News
Headlines > Pope tells Patriarch: cry of victims of conflict must hasten our unity

30 November 2014 | by Liz Dodd in Istanbul

Pope tells Patriarch: cry of victims of conflict must hasten our unity

Full communion between the Catholic and Orthodox Churches is on the horizon, Pope Francis said this morning, in an impassioned call for unity that marked the feast day of the Patron Saint of the Ecumenical Patriarchate, St Andrew.

Francis, successor to St Peter, stood alongside the successor to his brother St Andrew, Patriarch Bartholomew, in the ornate Patriarchal Church of St George in Istanbul and recalled the Gospel account of the apostles’ first encounter with Jesus.

“I want to assure each one of you here that, to reach the desired goal of full unity, the Catholic Church does not intend to impose any conditions except that of the shared profession of faith,” he told the congregation of Orthodox leaders, priests and faithful in an address after the Divine Liturgy.

The Churches were “ready to seek together” ways to guarantee the unity. “The only thing that the Catholic Church desires, and that I seek as Bishop of Rome … is communion with the Orthodox Churches,” he concluded.

Francis noted the historical events that had brought the two Churches from schism in 1054 to this point, in particular an embrace between Patriarch Athenagoras and Pope Paul VI fifty years ago in Jerusalem, and the Vatican document on Christian unity Unitatis Redintegratio, the fiftieth anniversary of which fell just days ago.

In his address at the same service Patriarch Bartholomew also recalled the meeting of Athenagoras and Paul VI, when, he said: "the flow of history literally changed direction: the parallel and occasionally conflicting journeys of our Churches coincided in the common vision of restoring our lost unity; the cold love between us has been rekindled."

Both Francis and Bartholomew made their calls for unity in the name of the poor and of persecuted Christians, with Pope Francis also recalling young people without hope, whom he described as “overcome by mistrust and resignation”.

“The cry of victims of conflict urges us to move with haste along the path of reconciliation and communion,” he said.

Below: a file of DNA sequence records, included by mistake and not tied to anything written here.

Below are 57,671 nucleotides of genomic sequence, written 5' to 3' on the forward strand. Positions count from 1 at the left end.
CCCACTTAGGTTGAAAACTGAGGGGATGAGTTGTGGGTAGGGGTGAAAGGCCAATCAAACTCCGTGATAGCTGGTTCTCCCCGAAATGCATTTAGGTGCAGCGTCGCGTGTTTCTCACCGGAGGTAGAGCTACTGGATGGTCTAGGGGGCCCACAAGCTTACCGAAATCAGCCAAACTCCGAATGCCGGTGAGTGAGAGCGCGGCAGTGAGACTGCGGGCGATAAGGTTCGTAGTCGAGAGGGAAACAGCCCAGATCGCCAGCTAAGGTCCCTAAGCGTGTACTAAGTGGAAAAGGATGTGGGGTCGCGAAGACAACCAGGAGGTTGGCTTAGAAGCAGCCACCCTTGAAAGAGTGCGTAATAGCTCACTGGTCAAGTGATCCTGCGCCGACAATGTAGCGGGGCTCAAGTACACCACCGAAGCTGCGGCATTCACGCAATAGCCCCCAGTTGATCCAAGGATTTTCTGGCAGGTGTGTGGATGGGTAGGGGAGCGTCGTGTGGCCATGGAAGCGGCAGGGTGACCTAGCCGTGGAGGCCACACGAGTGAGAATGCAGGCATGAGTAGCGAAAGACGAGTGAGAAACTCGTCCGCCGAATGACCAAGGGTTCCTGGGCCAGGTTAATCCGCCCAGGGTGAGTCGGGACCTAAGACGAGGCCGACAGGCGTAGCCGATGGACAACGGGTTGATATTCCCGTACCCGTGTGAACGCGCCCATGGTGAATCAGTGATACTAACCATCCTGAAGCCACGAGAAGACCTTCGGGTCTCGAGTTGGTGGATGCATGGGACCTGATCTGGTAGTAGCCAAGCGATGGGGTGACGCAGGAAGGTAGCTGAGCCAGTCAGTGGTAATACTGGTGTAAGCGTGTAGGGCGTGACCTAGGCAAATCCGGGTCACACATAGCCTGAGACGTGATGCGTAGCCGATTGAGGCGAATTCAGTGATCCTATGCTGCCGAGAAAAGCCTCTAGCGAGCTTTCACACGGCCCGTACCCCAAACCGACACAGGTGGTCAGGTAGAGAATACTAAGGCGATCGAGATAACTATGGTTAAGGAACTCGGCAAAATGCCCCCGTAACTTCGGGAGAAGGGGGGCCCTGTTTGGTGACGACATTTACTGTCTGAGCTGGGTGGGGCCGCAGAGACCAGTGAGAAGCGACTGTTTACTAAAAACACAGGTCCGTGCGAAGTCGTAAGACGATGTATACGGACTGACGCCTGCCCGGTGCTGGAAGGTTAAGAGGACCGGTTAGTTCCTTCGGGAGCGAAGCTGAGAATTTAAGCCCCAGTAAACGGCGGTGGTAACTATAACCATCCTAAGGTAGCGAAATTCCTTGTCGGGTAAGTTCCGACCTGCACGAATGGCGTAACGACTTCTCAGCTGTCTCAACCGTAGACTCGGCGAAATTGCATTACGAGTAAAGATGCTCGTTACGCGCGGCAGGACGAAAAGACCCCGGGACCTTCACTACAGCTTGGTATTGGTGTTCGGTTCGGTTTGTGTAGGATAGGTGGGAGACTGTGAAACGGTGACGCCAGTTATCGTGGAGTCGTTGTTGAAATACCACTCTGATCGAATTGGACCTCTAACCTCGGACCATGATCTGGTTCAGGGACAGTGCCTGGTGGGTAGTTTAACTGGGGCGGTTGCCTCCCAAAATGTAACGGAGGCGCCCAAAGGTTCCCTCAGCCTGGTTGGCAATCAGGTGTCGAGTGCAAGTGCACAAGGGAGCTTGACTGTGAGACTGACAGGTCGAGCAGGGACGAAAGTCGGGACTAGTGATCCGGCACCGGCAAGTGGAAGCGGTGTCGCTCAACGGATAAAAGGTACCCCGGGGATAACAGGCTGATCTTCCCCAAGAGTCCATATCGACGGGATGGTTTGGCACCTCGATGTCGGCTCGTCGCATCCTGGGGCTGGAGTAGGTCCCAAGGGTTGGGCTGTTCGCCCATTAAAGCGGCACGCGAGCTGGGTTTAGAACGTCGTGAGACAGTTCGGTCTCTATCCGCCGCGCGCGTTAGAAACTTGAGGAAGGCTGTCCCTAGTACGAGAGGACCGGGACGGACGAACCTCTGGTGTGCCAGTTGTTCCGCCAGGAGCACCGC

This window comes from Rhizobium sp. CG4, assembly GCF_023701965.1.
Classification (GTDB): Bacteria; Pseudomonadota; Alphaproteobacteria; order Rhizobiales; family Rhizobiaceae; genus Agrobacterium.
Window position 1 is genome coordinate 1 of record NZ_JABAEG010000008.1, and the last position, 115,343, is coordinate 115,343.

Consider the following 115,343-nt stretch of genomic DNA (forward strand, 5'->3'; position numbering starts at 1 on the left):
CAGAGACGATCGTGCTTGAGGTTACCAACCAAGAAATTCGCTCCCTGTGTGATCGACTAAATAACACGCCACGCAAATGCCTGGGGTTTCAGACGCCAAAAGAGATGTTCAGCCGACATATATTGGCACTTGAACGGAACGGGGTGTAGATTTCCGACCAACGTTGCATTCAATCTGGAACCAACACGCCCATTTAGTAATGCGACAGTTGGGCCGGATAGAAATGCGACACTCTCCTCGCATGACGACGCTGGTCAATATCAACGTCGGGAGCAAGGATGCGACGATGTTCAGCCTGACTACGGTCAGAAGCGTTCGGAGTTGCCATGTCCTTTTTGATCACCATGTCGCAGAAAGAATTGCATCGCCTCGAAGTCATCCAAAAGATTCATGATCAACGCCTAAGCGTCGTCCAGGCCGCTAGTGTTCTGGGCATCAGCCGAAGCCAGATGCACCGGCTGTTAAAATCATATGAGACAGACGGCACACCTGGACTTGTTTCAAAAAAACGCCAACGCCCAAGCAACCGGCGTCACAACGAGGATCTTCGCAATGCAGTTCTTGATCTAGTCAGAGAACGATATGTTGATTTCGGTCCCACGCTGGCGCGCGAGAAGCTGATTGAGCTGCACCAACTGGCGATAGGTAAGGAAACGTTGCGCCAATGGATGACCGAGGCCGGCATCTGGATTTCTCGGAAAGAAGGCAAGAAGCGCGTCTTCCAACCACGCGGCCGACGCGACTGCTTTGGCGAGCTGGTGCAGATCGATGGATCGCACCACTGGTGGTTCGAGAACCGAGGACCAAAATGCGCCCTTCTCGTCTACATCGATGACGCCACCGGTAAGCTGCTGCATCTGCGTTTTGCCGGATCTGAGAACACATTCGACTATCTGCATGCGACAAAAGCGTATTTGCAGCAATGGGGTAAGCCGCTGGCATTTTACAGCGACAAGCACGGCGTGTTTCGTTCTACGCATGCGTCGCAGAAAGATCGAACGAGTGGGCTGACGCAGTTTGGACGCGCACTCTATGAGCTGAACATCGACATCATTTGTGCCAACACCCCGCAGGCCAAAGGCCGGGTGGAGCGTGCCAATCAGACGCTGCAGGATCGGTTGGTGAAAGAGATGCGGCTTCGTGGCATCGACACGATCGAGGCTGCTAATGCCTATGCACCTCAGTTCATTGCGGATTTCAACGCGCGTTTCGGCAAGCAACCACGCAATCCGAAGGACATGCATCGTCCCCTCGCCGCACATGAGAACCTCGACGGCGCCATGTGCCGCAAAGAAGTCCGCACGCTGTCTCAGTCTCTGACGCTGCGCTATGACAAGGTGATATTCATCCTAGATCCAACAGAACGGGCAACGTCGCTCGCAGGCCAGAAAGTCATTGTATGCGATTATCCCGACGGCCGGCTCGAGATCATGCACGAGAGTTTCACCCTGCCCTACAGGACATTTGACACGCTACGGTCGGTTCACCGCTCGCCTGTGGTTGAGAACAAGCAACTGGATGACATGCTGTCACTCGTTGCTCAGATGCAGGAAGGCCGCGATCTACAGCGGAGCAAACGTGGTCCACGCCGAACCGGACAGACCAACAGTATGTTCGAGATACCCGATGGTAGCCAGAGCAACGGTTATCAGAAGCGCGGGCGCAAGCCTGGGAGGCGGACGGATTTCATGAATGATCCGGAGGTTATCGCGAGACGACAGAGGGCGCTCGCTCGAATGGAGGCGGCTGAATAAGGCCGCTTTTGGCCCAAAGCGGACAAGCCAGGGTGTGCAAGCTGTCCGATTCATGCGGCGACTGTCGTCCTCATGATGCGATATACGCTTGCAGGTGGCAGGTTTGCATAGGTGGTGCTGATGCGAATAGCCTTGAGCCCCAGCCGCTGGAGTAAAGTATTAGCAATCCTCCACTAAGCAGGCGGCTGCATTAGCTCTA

In a similar way Patriarch Bartholomew said that the path toward unity must be walked by "those who invoke the name of the great Peacemaker", and wondered: "What sort of planet will future generations inherit when modern man is destroying it so mercilessly and irrevocably through greed?"

Francis, who yesterday made history by spontaneously asking the Patriarch for a blessing for himself and the Church, concluded: “We are already on the way towards full communion … we are helped by the intercession of the Apostle Andrew and his brother Peter … Let us never forget to pray for one another.”

Meanwhile Bartholomew, who asked for Francis' prayers for the forthcoming Great Council of the Orthodox Church in 2016, looked ahead to a time when the two leaders could convene "a joint Great Ecumenical Council", the "blessed day" when full communion was restored.

For much of the service Francis was separated from the celebrants by the church’s golden iconostasis, the wall of icons and religious paintings separating the nave from the sanctuary, as a male choir chanted the ancient liturgy. He followed the service in a Missal but remarked in his homily that he had often taken part in the celebration of the Divine Liturgy with Orthodox communities when he was Archbishop of Buenos Aires.

After the service Pope Francis and Patriarch Bartholomew were due to sign a joint Common Declaration.





Share this story

Article List


Newsletter

Sign up for our newsletter

Sign Up

Latest Issue
Digital/PDF Version

PDF version (iPad-friendly)

Previous Issues
Tablet Subscription

Manage my subcription here

Manage
Top